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What is a psychometrician?

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What is a psychometrician?  A psychometrician is someone who practices psychometrics – the Science of Assessment.  That is, they study the process of assessment development and validation itself, regardless of the type of assessment (certification, K-12, etc.).  They are familiar with the scientific literature devoted to the development of fair, high-quality assessments, and they use this knowledge to improve assessments.  Psychometricians learn about many different topics, and can take a number of slants, such as applied vs. academic, or quantitative vs. test development.

Also, in some parts of the world, the term psychometrician refers to someone who administers tests, typically in an employment or counseling setting, and does not actually know anything about the development or validation of tests.  That usage is incorrect; such a person is a psychometrist, as you can see at the website for the National Association of Psychometrists.

What does a psychometrician do?

There are many steps that go into developing a high quality, defensible assessment.  These differ by the purpose of the test.  When working on professional certifications or employment tests, a job analysis is typically necessary.  It’s totally irrelevant for K-12 formative assessments; the test is based on a curriculum.

Some topics include:multistage testing

This is a highly quantitative profession.  Psychometricians spend most of their time working with datasets, using specially designed software or writing code in languages like R and Python.

Where does a psychometrician work?

They work any place that develops high-quality tests.  Some examples:


How do I get a job as a psychometrician?

First, you need a graduate degree.  In this field, a Master’s degree is considered entry-level, and a PhD is considered a standard level of education.  It can often be in a related area like I/O psychology.

Wondering what kind of opportunities are out there?  Check out the NCME Job Board and Horizon Search, a headhunter for assessment professionals.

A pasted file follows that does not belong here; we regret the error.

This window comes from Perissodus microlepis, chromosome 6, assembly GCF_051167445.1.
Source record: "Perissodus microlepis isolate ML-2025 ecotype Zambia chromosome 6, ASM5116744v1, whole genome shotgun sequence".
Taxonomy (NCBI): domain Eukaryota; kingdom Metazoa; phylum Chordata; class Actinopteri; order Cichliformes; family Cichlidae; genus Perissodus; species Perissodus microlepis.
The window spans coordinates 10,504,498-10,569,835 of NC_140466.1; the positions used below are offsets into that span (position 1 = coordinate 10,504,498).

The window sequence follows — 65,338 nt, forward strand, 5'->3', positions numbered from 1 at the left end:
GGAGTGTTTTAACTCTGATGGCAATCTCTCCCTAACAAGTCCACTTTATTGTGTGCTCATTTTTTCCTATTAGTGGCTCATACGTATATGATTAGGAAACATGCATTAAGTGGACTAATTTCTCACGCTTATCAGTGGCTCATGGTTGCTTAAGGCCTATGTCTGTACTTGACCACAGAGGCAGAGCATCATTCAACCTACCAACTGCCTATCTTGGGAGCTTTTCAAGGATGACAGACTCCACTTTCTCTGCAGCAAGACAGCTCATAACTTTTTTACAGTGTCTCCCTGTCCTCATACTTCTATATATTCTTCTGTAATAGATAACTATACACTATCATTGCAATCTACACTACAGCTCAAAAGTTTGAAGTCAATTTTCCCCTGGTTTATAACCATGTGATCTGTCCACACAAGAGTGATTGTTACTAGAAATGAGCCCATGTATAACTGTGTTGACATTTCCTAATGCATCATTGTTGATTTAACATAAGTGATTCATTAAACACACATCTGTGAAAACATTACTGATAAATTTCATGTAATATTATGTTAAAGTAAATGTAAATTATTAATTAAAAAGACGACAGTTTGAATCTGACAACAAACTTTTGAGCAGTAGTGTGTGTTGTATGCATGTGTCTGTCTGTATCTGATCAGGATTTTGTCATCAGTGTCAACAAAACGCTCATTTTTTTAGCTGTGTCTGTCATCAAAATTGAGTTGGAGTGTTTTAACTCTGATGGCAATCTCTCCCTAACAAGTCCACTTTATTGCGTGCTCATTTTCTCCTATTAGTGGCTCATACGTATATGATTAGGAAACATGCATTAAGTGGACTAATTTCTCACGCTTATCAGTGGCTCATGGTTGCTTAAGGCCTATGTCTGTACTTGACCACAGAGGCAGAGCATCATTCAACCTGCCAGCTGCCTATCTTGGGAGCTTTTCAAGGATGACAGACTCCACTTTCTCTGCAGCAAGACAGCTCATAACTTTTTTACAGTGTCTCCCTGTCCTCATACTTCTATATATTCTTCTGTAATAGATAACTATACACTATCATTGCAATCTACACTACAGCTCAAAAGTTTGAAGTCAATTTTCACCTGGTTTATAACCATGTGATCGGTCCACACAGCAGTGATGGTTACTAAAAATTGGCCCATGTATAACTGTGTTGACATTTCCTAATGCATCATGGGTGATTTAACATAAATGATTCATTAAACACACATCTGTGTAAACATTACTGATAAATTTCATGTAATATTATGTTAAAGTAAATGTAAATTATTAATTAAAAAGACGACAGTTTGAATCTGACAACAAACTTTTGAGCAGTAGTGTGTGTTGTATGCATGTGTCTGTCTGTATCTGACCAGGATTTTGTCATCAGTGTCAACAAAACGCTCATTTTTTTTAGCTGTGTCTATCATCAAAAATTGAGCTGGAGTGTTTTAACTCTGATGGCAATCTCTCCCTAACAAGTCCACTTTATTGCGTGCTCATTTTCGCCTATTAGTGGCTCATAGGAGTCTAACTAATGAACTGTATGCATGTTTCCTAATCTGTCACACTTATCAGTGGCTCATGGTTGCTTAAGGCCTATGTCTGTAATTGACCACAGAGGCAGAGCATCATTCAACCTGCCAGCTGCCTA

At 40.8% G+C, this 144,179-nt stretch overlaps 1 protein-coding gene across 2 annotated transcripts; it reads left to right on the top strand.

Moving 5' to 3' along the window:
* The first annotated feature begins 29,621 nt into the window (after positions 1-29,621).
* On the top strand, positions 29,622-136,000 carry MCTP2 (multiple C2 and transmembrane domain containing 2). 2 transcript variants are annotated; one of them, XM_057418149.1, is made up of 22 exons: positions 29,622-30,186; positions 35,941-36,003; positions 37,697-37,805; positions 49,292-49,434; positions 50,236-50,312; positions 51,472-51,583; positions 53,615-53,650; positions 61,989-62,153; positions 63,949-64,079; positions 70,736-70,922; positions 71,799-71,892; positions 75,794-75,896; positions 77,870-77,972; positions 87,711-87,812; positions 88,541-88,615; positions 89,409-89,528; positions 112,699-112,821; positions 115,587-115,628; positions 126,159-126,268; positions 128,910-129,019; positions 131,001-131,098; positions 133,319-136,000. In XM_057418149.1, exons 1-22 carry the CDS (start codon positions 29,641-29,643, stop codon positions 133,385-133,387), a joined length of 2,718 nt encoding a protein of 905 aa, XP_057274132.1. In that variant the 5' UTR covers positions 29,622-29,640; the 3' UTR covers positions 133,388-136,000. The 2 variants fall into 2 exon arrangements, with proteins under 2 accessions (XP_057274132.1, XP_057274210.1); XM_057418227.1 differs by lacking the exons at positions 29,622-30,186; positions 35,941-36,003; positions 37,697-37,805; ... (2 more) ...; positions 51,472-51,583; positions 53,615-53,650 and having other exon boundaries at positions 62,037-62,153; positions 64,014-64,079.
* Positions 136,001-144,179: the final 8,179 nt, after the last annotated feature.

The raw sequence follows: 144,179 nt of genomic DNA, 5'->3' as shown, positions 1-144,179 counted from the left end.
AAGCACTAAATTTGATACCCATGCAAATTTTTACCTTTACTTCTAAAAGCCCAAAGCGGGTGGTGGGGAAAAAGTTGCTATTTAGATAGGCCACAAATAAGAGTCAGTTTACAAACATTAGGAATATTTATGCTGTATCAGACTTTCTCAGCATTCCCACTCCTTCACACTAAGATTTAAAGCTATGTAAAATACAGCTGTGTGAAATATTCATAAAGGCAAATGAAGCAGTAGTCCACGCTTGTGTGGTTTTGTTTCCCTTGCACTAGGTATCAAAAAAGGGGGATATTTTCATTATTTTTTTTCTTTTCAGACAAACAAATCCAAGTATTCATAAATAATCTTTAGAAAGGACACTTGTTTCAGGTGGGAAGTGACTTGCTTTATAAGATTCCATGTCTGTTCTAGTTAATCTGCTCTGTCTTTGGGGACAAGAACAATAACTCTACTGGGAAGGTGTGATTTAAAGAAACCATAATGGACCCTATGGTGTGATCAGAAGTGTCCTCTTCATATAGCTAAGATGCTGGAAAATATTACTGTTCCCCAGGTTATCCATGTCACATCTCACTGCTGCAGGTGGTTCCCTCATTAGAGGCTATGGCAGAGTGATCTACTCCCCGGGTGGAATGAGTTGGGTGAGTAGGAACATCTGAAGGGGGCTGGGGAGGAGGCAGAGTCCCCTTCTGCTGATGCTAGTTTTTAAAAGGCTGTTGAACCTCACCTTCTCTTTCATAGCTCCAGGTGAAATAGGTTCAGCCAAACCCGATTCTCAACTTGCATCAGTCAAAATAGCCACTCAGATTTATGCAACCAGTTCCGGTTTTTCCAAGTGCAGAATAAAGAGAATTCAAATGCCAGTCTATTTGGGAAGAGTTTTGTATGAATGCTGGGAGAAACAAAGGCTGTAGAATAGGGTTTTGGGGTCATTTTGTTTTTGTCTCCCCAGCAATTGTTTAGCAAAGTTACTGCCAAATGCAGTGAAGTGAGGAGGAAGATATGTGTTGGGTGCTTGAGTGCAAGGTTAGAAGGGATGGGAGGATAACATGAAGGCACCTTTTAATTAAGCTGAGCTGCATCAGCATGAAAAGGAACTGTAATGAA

Are all they created equal?

Absolutely not!  Like any other profession, there are levels of expertise and skill.  I liken it to top-level athletes: there are huge differences between what constitutes a good football/basketball/whatever player in high school, college, and the professional level.  And the top levels are quite elite; many people who study psychometrics will never achieve them.

Personally, I group psychometricians into three levels:

Level 1: Practitioners at this level are perfectly comfortable with basic concepts and the use of classical test theory, evaluating items and distractors with P and Rpbis.  They also do client-facing work like Angoff studies; many Level 2 and Level 3 psychometricians do not enjoy this work.

Level 2: Practitioners at this level are familiar with advanced topics like item response theory, differential item functioning, and adaptive testing.  They routinely perform complex analyses with software such as Xcalibre.

Level 3: Practitioners at this level contribute to the field of psychometrics.  They invent new statistics/algorithms, develop new software, publish books, start successful companies, or otherwise impact the testing industry and science of psychometrics in some way.

Note that practitioners can certainly be extreme experts in other areas: someone can be an internationally recognized expert in Certification Accreditation or Pre-Employment Selection but only be a Level 1 psychometrician because that’s all that’s relevant for them.  They are a Level 3 in their home field.

Do these levels matter?  To some extent, they are just my musings.  But if you are hiring a psychometrician, either as a consultant or an employee, this differentiation is worth considering!


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Nathan Thompson, PhD

CEO at Assessment Systems
Nathan Thompson, PhD, is CEO and Co-Founder of Assessment Systems Corporation (ASC). He is a psychometrician, software developer, author, and researcher, and evangelist for AI and automation. His mission is to elevate the profession of psychometrics by using software to automate psychometric work like item review, job analysis, and Angoff studies, so we can focus on more innovative work. His core goal is to improve assessment throughout the world. Nate was originally trained as a psychometrician, with an honors degree at Luther College with a triple major of Math/Psych/Latin, and then a PhD in Psychometrics at the University of Minnesota. He then worked multiple roles in the testing industry, including item writer, test development manager, essay test marker, consulting psychometrician, software developer, project manager, and business leader. He is also cofounder and Membership Director at the International Association for Computerized Adaptive Testing ( He's published 100+ papers and presentations, but his favorite remains

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